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Ok, I had previously been thinking in the box, and purchased a turbocharger for my 2.6l 4cyl Trooper. There was a nice place for the turbo right next to the block on that. This guy has a great setup. I can see having the turbo back there. There is pleanty of room under the 2nd gen Trooper. I'd have to run some oil lines, and since my turbo is water cooled as well, I'd put in a small radiator and pump.

This is of course a pipe dream that I'll never start, but I do like the idea, but thinking outside the box has had some advantages :)



-Tad
 

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well the most imporntant part of turboing a engine is tuning. Second is the internals. Most n/a internals wont hold up to boost because of the higher compression ratio and cast aluminum pistons. but it is still possiable the first thing i would look for is forged pistons, a thicker headgasket (to lower compression) head studs bigger injectors and a stand alone engine management system or find a way to tune the stock ecu.
 

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superrstrooper said:
well the most imporntant part of turboing a engine is tuning. Second is the internals. Most n/a internals wont hold up to boost because of the higher compression ratio and cast aluminum pistons. but it is still possiable the first thing i would look for is forged pistons, a thicker headgasket (to lower compression) head studs bigger injectors and a stand alone engine management system or find a way to tune the stock ecu.
Exepr for Diesel engines. Every diesel engine I am aware of can easly handle 8 pis. Many others much much more. :lol:
( Read, super boosting a Duramax )
 

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If our engines can handle being supercharged, I'm sure you can turbo them. I just wouldn't go crazy on the boost.

Let me guess, Tad was talking about a rear mount turbo like this, but infront of the rear axle.

 

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You pick the right turbo and pipes, there won't be much lag. There are some rear mount turbo f-bodies in the 9's, one of them is a full weight street car with AC and everything. You can make plenty of power if set up right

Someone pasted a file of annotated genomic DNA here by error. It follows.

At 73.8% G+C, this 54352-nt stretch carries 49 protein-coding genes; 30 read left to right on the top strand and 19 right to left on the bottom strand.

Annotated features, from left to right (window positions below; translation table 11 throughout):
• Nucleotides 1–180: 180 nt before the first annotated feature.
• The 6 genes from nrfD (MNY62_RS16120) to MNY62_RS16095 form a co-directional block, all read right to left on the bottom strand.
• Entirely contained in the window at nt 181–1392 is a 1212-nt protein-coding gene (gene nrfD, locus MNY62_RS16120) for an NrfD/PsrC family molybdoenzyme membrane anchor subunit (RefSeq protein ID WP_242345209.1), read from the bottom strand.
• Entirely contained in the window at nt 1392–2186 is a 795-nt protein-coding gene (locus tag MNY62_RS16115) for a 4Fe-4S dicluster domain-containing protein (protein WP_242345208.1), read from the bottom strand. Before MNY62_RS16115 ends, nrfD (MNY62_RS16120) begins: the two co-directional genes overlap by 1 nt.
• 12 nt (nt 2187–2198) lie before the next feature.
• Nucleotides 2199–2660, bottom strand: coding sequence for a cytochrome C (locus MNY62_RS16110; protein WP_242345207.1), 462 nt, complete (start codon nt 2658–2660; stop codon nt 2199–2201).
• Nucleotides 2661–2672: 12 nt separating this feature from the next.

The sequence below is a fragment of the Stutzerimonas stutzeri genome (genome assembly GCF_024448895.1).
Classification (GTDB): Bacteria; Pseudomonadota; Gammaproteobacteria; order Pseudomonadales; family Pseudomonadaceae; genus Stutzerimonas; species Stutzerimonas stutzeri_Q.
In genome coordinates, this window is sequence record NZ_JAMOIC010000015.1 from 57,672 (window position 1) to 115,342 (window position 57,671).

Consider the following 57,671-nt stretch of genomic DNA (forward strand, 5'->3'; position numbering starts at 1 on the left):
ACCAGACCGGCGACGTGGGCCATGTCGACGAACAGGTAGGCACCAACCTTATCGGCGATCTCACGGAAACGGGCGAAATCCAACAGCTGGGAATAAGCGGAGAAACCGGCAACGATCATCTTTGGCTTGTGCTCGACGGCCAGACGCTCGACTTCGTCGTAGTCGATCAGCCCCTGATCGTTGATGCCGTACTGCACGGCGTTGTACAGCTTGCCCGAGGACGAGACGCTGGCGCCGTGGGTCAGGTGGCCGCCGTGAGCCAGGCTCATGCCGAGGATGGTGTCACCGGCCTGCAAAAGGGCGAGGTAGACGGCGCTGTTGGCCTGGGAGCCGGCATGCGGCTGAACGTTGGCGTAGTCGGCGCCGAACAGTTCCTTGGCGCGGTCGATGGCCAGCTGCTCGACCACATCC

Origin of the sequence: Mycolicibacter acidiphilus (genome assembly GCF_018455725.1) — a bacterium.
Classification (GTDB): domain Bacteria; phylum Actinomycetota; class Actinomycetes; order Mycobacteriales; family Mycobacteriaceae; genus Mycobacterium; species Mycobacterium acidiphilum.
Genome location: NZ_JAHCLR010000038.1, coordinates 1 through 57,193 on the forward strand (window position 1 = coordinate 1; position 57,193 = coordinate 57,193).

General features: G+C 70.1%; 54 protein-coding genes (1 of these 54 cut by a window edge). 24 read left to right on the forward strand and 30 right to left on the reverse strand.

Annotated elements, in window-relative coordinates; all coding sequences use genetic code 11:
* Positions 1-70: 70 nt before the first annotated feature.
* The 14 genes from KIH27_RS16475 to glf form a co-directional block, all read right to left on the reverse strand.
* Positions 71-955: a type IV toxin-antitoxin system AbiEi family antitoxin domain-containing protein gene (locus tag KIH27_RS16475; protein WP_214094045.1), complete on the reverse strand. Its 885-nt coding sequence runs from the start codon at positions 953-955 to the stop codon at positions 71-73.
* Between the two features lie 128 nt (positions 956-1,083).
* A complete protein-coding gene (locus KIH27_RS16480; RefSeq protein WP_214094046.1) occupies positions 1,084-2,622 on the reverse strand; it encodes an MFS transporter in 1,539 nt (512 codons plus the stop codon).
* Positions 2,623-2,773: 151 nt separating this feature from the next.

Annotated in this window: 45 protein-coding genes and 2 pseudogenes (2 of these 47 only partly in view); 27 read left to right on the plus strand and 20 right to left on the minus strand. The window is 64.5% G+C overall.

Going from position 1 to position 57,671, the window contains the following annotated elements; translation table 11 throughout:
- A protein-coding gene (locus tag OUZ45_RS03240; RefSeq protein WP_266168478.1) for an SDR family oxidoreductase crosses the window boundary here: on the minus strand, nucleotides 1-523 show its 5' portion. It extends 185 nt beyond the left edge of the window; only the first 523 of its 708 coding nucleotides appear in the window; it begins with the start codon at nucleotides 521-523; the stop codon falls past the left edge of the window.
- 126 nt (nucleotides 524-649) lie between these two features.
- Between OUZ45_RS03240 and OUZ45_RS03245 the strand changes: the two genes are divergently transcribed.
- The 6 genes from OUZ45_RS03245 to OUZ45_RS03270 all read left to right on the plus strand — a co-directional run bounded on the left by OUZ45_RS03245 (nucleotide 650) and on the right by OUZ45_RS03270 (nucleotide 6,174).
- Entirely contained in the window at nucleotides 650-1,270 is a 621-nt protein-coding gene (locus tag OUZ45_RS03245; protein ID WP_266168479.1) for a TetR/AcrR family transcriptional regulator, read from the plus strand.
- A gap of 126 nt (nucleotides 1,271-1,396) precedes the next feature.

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Bikesrcool said:
what happens when u go in a bigg puddle?? wont it get sucked in?
Not if you route the filter to the engine bay

johnnie59 said:
What happens when you're on a long run and the thing gets red hot under the gas tank?
Uh don't put it under the gas tank...
 

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^ beat me to it, and if it's pieced together RIGHT, it shouldn't be glowing red hot anyways
 

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Wierdest set-up yet.I'd hate to see what happens in the rain or puddles when water floods it at 1100degrees.Would it crack the casting?sure would cool it down in a hurry.Wouldn't lose much boost if plumbed right.Look closely and you'll see a heat shieldunder the gas tank with some type of insulation. The long intake pipe would cool the intake air a bit.Put fins on the pipe like a motorcycle cylinder and you'd have a 12-14 foot long intercooler.Exhaust gas should also cool down alot to reduce turbo temp.Shes probably a fair weather cruiser. A long plumb job for the oil feed and return lines.Where next?A turbo trailer w/quick disconnect lines.Disconnect trailer,shes a stocker.Only need turbo to pull trailer anyway.
 

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Don't hate on rear mounts:

http://t2.gstatic.com/images?q=tbn:pQR6 ... sm.jpg&t=1

[email protected]

http://t0.gstatic.com/images?q=tbn:91BI ... o2.gif&t=1

Full weight SS WITH AC:

new dyno:


Best to run an intercooler anyways if you want to do it right, you could get away without one on lower boost levels with the long piping and what not but the airflow under the truck isn't THAT great. And unless your submerging it in water, you shouldn't have an issue with it. At the temps it's running, running through your typical puddle, the water will just turn to steam long before it really cools down the turbo to the point of cracking a housing. Now if you plan on submerging your vehicle in water, rear mounts aren't for you, plain and simple.
 

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The show GEARS on SPEED TV did a dual rear mounted turbo set up on one of the new hotrods (charger camaro vette I forget), it was standard dual exh all the way back. On each side they put the turbo where the muffler use to be, they are thick enough housings that they provide enough muffling to pass noise ordinance. Ran an electric oil pump just after the block to push oil towards the turbo, then another electric oil pump just after the turbo to push the oil back to the block. The exh is much cooler at the end of the system then at the header (less heat = less oil burning & less stress). They ran 3" or 4" air ducting inside the kicker pannels & followed the inner contour of the rear fender wells to feed them with a front mount air filter (might have had an inter-cooler I forget).

It would rock for us, even in a water crossing, I think (with all that SS pipe sucking heat from the exh I doubt the turbo would get to a point of cracking in water).

~psguardian
 
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